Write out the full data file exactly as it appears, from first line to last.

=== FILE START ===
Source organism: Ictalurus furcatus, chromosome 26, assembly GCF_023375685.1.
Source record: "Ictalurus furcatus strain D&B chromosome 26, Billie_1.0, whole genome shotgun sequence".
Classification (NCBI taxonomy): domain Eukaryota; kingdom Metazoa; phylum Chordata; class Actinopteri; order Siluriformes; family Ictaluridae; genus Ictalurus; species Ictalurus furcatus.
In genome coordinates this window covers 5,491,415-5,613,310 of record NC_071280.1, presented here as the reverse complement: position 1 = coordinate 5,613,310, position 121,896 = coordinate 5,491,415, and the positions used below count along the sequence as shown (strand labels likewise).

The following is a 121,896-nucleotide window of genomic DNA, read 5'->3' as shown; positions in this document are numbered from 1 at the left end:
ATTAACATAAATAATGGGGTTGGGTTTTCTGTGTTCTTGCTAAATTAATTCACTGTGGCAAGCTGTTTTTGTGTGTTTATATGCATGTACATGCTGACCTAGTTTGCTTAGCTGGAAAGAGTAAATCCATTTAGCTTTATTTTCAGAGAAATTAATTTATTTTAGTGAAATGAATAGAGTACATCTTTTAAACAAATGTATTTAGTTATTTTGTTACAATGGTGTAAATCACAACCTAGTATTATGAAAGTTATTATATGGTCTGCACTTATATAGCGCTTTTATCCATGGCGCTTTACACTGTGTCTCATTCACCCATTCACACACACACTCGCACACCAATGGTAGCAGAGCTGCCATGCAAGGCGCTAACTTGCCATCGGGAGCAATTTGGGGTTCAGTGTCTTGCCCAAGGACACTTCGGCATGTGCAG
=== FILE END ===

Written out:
Source organism: Ictalurus furcatus, chromosome 26, assembly GCF_023375685.1.
Source record: "Ictalurus furcatus strain D&B chromosome 26, Billie_1.0, whole genome shotgun sequence".
Classification (NCBI taxonomy): domain Eukaryota; kingdom Metazoa; phylum Chordata; class Actinopteri; order Siluriformes; family Ictaluridae; genus Ictalurus; species Ictalurus furcatus.
In genome coordinates this window covers 5,491,415-5,613,310 of record NC_071280.1, presented here as the reverse complement: position 1 = coordinate 5,613,310, position 121,896 = coordinate 5,491,415, and the positions used below count along the sequence as shown (strand labels likewise).

The following is a 121,896-nucleotide window of genomic DNA, read 5'->3' as shown; positions in this document are numbered from 1 at the left end:
ATTAACATAAATAATGGGGTTGGGTTTTCTGTGTTCTTGCTAAATTAATTCACTGTGGCAAGCTGTTTTTGTGTGTTTATATGCATGTACATGCTGACCTAGTTTGCTTAGCTGGAAAGAGTAAATCCATTTAGCTTTATTTTCAGAGAAATTAATTTATTTTAGTGAAATGAATAGAGTACATCTTTTAAACAAATGTATTTAGTTATTTTGTTACAATGGTGTAAATCACAACCTAGTATTATGAAAGTTATTATATGGTCTGCACTTATATAGCGCTTTTATCCATGGCGCTTTACACTGTGTCTCATTCACCCATTCACACACACACTCGCACACCAATGGTAGCAGAGCTGCCATGCAAGGCGCTAACTTGCCATCGGGAGCAATTTGGGGTTCAGTGTCTTGCCCAAGGACACTTCGGCATGTGCAG